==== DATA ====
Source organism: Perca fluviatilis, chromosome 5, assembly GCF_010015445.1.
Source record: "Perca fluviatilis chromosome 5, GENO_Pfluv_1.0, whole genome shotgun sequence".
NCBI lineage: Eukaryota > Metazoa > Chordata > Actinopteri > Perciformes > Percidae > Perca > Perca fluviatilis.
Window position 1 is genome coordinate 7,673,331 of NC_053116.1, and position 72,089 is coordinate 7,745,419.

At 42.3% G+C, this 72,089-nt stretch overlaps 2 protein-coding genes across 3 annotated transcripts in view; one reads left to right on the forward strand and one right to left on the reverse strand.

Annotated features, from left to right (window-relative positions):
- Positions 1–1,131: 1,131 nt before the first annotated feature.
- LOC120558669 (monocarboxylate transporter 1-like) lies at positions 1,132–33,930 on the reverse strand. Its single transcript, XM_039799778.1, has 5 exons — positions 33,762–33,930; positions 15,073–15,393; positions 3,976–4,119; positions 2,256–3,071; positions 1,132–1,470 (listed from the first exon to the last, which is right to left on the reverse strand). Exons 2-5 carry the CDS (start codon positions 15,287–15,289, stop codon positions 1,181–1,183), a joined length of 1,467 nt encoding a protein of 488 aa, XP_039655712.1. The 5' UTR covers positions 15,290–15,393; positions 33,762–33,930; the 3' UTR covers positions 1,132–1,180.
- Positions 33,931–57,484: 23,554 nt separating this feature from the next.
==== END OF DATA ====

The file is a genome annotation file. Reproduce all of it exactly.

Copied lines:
Source organism: Perca fluviatilis, chromosome 5, assembly GCF_010015445.1.
Source record: "Perca fluviatilis chromosome 5, GENO_Pfluv_1.0, whole genome shotgun sequence".
NCBI lineage: Eukaryota > Metazoa > Chordata > Actinopteri > Perciformes > Percidae > Perca > Perca fluviatilis.
Window position 1 is genome coordinate 7,673,331 of NC_053116.1, and position 72,089 is coordinate 7,745,419.

At 42.3% G+C, this 72,089-nt stretch overlaps 2 protein-coding genes across 3 annotated transcripts in view; one reads left to right on the forward strand and one right to left on the reverse strand.

Annotated features, from left to right (window-relative positions):
- Positions 1–1,131: 1,131 nt before the first annotated feature.
- LOC120558669 (monocarboxylate transporter 1-like) lies at positions 1,132–33,930 on the reverse strand. Its single transcript, XM_039799778.1, has 5 exons — positions 33,762–33,930; positions 15,073–15,393; positions 3,976–4,119; positions 2,256–3,071; positions 1,132–1,470 (listed from the first exon to the last, which is right to left on the reverse strand). Exons 2-5 carry the CDS (start codon positions 15,287–15,289, stop codon positions 1,181–1,183), a joined length of 1,467 nt encoding a protein of 488 aa, XP_039655712.1. The 5' UTR covers positions 15,290–15,393; positions 33,762–33,930; the 3' UTR covers positions 1,132–1,180.
- Positions 33,931–57,484: 23,554 nt separating this feature from the next.